These are three of my favorite photos. They are of me, my daughter, and my son, all wearing the very same homemade angel costume on our respective second Christmases on this planet. I remember when my mom unearthed the costume after my daughter was born – the occasion for which she had been storing it for twenty-six years. I couldn’t wait to have my child put on a piece of my own history. And when she did, it became one of our all-time greatest Christmas cards (despite our continuous efforts to top each previous year): an adorably mopey little angel with the caption, “You better not pout. Santa’s coming.” Then three years later, it was my son’s turn to take part in the tradition. And again, we were gifted with a memorable card donning another grumpy-but-precious angel and a sweet preschool-aged Mary holding our 50lb dog wrapped up as baby Jesus.
Tradition is a beautiful thing. At its best, it is a fine but durable thread that weaves generations together while also allowing them the expression of what makes them unique. But it can also be a thing that stifles. At its worst, it can loom large and overbearing, demanding loyalty regardless of everything.
As parents, we often want for our children the parts of our own lives that have served us well. To take up the hobbies that built our character. To attend the same school we loved. To wear a family heirloom on a big day. To follow in our footsteps in their career path. To be able to celebrate milestones in the same cherished ways we did. Even to do something as trivial as wear the same costume for sentimental photo ops. And usually, those are all desired in good faith and can result in bonds that continue to be carried on.
Unless they become something else.
Sometimes, even with best intentions, tradition can become a pressure that casts a haze of failure, resentment, and disconnect. When it is something that is done simply because it always has been, it is a chore instead of a celebration. When the tradition becomes more important than honoring who people are and what is best for them, it becomes a limitation. And even when the tradition is a cherished one by all parties, it can turn into a thief of joy if circumstances prevent it from being carried out the way it always has.
I am a fierce lover of traditions. And I love that I have photos of both of my children in my old angel costume (even though at the time, neither of them seemed all-to-hip to wear it). But if I wasn’t able to make that happen, I certainly wouldn’t have wanted either of them to feel bad or lacking because they had missed out on something special. Or that our Christmas would have been a failure without the sweet throwback. Because in the grand scheme of life, our holiday cards sans heirloom angel costume would have survived…and met the same fate the ones with the angels did: everyone’s trash cans on January 1.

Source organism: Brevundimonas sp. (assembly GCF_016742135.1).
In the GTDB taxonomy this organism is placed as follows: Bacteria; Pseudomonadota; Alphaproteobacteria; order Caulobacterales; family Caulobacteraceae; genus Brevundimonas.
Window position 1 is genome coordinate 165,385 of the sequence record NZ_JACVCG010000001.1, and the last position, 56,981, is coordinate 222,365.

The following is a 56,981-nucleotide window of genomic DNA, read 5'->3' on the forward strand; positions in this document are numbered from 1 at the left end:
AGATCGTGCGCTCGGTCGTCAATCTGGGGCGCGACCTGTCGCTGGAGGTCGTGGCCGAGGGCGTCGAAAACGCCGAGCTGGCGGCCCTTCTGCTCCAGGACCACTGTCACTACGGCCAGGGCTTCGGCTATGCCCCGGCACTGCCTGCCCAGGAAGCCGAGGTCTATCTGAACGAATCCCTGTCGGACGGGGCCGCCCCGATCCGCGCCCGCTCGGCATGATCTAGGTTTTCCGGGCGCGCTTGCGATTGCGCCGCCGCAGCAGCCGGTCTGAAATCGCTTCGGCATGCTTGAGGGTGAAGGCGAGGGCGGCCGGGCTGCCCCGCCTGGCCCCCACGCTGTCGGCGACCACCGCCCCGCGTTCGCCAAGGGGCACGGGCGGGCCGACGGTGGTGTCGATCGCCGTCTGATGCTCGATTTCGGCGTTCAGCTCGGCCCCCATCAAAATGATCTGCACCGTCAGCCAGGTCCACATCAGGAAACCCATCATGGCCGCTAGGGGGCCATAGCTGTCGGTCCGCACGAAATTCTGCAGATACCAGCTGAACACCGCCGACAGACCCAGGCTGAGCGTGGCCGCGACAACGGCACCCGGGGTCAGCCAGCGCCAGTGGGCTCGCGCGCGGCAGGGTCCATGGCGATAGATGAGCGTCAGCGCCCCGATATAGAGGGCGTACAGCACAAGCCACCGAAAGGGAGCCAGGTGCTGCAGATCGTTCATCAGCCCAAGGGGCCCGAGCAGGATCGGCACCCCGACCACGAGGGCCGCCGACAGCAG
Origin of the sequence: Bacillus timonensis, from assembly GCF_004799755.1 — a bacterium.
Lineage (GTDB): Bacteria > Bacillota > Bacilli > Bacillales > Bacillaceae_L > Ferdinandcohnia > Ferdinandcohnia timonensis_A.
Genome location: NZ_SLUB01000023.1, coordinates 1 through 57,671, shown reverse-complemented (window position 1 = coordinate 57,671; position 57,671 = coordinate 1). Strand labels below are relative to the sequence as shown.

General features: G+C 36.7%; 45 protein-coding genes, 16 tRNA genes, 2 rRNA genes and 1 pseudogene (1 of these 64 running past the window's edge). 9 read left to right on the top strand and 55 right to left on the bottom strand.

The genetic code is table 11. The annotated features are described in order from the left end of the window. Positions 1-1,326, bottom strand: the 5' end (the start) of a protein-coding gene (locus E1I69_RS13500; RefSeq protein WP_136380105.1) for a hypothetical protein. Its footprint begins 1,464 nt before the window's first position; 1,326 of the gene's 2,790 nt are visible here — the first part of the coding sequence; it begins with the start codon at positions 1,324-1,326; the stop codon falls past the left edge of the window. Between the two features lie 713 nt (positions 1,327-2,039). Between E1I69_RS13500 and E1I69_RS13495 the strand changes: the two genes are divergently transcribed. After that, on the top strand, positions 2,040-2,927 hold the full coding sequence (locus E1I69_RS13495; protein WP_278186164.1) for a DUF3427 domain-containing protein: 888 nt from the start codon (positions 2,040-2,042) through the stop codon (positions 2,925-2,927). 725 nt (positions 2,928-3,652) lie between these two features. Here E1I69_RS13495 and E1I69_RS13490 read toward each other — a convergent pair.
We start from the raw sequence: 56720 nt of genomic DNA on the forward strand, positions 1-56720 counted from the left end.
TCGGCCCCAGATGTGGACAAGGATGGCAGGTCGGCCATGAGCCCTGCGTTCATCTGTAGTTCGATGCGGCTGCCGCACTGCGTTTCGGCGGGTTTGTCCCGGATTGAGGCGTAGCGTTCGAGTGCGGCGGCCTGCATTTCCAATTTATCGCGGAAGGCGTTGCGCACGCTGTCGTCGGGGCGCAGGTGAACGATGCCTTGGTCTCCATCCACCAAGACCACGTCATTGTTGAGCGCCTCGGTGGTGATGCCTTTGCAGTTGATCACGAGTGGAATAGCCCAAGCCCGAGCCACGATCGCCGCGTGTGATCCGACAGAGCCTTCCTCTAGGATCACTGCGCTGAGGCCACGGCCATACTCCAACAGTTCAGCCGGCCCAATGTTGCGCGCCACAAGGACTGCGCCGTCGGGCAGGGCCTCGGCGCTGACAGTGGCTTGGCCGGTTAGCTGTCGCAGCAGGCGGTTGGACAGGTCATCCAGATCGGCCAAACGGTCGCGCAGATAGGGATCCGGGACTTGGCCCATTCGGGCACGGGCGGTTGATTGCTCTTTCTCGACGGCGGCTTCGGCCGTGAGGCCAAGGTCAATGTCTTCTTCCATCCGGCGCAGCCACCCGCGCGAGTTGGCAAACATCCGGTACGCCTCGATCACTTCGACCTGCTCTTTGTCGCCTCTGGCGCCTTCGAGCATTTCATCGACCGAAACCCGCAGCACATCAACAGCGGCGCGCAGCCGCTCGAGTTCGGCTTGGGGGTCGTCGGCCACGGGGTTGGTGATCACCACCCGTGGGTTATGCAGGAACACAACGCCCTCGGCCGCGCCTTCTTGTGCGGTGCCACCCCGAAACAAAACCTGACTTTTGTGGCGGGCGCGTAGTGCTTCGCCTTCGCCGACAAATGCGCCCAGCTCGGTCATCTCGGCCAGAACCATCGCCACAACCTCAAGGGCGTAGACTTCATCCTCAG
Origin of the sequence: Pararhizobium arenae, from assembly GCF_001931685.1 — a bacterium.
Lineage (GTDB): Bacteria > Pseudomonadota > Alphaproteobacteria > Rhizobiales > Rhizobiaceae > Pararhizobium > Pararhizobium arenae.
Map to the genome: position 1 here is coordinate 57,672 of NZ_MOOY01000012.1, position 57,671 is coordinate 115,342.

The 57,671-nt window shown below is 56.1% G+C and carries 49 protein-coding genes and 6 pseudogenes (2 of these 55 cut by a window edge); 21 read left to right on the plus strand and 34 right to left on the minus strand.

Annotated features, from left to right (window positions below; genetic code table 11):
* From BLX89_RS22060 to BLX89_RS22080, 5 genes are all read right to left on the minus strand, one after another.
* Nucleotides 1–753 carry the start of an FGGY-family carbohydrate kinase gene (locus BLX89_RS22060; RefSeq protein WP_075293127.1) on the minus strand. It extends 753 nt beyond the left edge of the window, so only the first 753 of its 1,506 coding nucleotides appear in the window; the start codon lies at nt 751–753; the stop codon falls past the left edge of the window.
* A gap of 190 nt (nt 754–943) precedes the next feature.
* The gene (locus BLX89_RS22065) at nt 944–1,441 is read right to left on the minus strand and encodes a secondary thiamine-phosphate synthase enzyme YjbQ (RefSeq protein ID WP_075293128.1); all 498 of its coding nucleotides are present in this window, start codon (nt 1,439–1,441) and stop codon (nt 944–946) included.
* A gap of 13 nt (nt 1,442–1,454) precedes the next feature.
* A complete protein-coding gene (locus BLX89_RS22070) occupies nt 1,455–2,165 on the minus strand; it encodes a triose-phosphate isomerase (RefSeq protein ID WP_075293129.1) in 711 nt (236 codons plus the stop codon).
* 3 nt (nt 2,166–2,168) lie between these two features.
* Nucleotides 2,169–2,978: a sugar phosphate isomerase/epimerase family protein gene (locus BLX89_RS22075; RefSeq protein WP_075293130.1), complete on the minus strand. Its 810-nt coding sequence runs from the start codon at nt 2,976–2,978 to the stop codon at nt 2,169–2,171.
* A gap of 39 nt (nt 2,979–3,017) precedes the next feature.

This is an important perspective I’ve had to remind myself of a lot this year. Because 2020 has had its way with a whole lot of traditions. And the disappointment is real and understandable. But in focusing solely on how things can’t be the way they always have, we miss out on the beauty of what they can be instead.
A father who mourns that his son has no interest in throwing the football around like he and his pop did might unknowingly miss out on seeing his son’s talents as an artist evolve. A mother who convinces her daughter to wear the same school colors as she did could have squandered her child’s opportunity to grow more authentically at a place better suited to her individual needs. A graduate enveloped in the disappointment of not having the ceremonies everyone else had (which, let’s be honest, bites a big one) could fail to appreciate the love and pride people tried to show in the uniquely special celebrations born out of creative labors.
And these upcoming holidays…they will be hard. They will be disrupted. We will miss people and places and things. So much. Our traditions will be put to the test. The failure to be able to carry them out in the same way – or even at all – can litter the whole season with angst and sadness. Or it can be a chance to discover potentials that were never before given the light to be explored.
This holiday, I won’t be making either of my children wear angel costumes. I won’t even make them wear church clothes on Christmas day, even though that’s what we always do. Because I’m not going to try to force this year to be the square peg in the round hole. That only ever ends up one way. Not a happy one.
It may not end up being Christmas-card-worthy, but I look forward to whatever Christmas magic finds its way to us this year.
The moral of the three angels? Savor what you can carry on. Let go of what you can’t. Because the lighter you are, the higher you fly.
And also…be satisfied with an unoriginal Christmas card for a change. (That moral is just for me.)